The body can tell us many things about the life of a person. Lab analysis on human blood can reveal insight into diet, lifestyle, propensity for disease, as well as hundreds of years of ancestral lineage.
In death, the body is as equally telling as the body systems and tissues have distinct characteristics and norms. Factors such as the cause and time of death, sex, and age can be determined through a post-mortem examination.
In this case study, assume the role of a forensic anthropologist that must examine a skeleton found in a shallow grave in a state park. You will research and simulate the actual procedures used within a forensics lab to determine the age, sex and height of a skeleton, as well as learn to identify bones, landmarks, and anatomical features associated with sex, age and height of a skeleton. Further, you will research and simulate the varying levels of pathological and morphological changes used within forensics anthropology to help determine both cause and time of death.
- Read the attached case study, Dem Bones to set the scene.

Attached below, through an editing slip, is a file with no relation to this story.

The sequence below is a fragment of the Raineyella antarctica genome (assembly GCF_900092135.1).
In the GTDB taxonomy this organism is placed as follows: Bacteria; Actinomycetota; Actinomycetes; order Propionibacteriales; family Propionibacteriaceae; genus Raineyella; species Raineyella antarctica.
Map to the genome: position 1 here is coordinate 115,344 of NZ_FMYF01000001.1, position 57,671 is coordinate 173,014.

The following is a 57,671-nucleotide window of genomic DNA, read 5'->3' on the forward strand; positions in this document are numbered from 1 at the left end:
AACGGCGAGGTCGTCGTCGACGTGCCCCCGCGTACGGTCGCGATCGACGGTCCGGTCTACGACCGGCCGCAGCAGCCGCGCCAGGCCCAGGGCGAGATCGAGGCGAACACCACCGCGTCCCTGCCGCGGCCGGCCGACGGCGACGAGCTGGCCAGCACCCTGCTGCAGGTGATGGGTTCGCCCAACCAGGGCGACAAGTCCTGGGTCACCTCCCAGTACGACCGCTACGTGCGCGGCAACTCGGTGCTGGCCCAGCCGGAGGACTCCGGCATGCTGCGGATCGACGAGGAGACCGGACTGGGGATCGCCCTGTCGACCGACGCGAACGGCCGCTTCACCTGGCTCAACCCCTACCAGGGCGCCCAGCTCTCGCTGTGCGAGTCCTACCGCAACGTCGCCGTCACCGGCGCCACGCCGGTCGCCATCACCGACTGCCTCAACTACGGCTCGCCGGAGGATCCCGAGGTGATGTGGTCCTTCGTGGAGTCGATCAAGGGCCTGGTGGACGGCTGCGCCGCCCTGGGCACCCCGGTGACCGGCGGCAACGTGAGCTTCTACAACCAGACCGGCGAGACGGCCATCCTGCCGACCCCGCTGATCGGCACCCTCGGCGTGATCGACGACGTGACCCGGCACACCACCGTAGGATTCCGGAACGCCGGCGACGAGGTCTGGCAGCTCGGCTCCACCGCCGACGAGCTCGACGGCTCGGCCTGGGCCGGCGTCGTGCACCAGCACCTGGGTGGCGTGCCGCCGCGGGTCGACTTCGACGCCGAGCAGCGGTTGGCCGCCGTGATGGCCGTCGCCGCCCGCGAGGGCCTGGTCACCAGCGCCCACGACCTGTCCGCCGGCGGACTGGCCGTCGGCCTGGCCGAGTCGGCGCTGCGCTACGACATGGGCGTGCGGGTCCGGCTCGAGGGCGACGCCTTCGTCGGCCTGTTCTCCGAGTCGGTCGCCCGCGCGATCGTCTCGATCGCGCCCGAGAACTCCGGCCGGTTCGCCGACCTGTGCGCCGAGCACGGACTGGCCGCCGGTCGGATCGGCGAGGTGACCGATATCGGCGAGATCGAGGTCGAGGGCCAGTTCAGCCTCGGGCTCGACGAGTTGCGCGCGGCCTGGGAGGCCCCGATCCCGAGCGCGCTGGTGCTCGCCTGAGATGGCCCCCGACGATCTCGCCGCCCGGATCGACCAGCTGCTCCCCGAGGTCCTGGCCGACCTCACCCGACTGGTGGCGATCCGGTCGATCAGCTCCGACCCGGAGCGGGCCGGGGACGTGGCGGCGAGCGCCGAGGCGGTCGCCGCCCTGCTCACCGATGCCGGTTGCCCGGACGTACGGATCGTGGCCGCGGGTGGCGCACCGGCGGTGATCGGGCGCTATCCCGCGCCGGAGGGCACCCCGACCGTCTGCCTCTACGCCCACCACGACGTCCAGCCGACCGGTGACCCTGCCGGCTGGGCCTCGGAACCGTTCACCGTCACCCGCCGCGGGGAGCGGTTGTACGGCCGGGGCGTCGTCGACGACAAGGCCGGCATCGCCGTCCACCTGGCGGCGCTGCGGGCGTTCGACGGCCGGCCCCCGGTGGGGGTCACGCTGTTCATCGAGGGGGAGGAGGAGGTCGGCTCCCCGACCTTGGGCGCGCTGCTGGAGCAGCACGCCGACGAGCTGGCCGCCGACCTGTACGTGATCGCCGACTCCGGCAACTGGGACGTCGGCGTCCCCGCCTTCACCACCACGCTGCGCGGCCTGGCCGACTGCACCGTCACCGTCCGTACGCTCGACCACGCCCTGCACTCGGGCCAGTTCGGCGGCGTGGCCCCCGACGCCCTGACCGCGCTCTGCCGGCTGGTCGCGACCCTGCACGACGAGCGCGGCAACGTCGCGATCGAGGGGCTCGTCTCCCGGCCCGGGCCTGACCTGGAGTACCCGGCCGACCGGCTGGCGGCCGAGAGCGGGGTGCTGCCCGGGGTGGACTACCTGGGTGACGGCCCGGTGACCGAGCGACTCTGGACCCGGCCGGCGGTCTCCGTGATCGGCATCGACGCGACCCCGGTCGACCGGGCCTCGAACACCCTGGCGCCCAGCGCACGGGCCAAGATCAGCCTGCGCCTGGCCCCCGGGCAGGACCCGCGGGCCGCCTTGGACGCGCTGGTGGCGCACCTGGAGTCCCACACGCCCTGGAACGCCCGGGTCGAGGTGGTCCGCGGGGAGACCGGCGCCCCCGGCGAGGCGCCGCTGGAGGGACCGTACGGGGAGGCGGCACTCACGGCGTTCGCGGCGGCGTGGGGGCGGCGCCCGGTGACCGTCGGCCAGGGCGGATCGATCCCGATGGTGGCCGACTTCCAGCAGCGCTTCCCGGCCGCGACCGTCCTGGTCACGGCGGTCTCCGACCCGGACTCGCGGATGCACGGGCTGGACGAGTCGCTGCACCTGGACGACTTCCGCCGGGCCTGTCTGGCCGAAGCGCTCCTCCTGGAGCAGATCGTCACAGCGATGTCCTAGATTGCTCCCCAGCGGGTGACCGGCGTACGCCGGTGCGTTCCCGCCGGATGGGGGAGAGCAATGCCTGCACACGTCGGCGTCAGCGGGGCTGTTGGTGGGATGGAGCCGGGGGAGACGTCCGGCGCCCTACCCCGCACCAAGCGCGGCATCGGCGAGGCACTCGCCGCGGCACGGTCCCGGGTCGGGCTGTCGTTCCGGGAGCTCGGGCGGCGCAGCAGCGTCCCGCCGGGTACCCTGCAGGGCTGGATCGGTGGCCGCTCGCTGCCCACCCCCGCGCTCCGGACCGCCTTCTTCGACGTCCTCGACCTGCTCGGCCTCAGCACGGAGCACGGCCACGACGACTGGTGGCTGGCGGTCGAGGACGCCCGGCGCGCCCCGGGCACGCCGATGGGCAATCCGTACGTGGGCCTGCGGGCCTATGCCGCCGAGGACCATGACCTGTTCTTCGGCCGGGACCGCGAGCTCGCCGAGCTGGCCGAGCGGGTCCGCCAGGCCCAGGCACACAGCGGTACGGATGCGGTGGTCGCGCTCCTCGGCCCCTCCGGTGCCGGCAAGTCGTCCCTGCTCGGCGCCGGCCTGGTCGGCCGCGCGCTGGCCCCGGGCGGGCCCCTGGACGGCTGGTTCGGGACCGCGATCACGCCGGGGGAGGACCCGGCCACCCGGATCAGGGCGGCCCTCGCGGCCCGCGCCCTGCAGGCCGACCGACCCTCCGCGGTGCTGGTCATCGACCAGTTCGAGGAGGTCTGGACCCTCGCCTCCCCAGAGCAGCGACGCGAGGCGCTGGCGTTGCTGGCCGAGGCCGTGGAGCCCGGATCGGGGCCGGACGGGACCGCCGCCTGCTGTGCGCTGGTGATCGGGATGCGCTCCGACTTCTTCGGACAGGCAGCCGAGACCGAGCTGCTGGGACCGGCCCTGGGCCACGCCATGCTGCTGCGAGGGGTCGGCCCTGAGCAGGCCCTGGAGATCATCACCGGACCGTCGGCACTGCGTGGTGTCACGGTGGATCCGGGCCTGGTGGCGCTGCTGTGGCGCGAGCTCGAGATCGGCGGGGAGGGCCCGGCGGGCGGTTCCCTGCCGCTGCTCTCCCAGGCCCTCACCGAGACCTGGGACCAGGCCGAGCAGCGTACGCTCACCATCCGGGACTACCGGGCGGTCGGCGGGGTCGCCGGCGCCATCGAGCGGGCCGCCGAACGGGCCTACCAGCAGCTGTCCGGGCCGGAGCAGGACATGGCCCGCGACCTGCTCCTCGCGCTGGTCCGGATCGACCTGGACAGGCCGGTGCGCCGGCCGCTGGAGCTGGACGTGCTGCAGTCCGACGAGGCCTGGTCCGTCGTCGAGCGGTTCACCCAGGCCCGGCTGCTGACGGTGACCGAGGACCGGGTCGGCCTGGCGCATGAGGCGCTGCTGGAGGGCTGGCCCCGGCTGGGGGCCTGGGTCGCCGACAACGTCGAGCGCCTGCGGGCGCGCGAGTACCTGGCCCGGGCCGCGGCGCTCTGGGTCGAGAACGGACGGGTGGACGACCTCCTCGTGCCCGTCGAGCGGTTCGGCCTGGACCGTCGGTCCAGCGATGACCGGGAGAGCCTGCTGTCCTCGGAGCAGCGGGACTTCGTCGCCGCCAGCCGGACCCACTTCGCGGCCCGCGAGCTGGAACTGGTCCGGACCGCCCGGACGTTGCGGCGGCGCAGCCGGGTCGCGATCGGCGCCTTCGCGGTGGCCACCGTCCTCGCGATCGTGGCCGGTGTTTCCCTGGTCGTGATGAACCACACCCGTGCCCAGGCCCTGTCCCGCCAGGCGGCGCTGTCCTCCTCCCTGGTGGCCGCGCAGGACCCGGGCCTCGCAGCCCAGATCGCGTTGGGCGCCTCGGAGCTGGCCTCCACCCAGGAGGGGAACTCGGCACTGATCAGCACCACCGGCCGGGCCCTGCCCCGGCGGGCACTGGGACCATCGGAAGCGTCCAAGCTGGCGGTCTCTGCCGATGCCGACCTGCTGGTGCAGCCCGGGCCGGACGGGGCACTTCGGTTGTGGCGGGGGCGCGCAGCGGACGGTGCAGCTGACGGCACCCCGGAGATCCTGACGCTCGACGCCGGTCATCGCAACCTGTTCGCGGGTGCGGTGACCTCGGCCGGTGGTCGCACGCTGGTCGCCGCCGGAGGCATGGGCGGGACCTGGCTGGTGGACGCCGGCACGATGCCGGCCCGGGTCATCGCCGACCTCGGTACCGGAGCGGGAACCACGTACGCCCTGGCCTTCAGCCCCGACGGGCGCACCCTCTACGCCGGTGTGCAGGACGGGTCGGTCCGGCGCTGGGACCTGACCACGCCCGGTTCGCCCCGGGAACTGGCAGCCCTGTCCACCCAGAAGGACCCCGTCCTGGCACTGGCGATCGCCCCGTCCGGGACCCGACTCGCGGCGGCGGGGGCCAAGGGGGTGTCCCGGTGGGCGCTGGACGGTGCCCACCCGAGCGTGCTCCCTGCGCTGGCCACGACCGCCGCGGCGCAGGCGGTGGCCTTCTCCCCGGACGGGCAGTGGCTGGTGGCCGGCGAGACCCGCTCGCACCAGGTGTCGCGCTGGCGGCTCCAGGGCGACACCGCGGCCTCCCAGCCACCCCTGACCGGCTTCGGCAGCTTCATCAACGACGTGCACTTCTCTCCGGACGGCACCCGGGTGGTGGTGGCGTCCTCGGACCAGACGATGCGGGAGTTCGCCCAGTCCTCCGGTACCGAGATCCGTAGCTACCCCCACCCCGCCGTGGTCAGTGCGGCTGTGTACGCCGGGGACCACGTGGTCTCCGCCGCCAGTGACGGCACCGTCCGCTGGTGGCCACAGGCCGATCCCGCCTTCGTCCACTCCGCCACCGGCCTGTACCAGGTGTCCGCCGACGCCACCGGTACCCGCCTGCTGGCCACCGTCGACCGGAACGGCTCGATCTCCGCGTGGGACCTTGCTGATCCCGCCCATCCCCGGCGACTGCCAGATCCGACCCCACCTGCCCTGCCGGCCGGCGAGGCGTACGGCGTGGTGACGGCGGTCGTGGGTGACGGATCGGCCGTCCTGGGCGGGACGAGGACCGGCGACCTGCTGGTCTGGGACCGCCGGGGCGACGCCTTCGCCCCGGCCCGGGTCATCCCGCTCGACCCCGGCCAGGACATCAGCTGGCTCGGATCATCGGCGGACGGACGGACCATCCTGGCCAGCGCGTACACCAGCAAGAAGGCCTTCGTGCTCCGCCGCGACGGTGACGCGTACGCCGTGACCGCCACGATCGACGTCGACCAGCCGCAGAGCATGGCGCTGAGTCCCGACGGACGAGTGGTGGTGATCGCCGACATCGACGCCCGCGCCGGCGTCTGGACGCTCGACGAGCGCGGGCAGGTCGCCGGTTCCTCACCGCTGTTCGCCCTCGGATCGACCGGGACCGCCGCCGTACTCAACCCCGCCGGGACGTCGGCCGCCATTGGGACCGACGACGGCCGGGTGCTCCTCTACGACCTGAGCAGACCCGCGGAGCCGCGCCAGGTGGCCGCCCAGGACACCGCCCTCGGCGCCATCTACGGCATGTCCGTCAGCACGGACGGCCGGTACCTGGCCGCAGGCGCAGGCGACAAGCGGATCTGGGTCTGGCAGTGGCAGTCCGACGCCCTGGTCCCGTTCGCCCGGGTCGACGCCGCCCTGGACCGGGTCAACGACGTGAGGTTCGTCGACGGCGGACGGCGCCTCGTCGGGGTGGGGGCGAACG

- Prior to reading the case study, read through the list of questions below and keep these in mind as you complete the reading.
- After the reading, begin researching and examining the individual bones of the skeleton and their landmarks, according to forensic anthropology techniques, and determine the following, providing rationale for each determination:
- Describe in detail how the sex of a human skeleton can be determined based upon pelvic, skull and femur morphological distinctions.
- Based upon forensic anthropological techniques, describe how the height of a skeleton can be determined when the human skeleton is no longer fully intact.
- Based upon forensic anthropological technique, describe in detail how the age of a skeleton can be determined.
- Discuss how pathological and morphological changes within bone might help a forensic anthropologist determine both a cause and a theoretical timeline of death.
- Discuss how varying changes observed within the levels of organization in the body after death can help a forensic anthropologist to determine both a cause and time of death, i.e., organ temperature (liver), water or smoke present/absent within the lungs, level of skin slippage, decay and tissue healing (bruising, petechial haemorrhaging on the conjunctiva, ligature marks, etc.).
- Compile all results in a document for submission.
Please be sure to validate your answers with citations and references in APA format.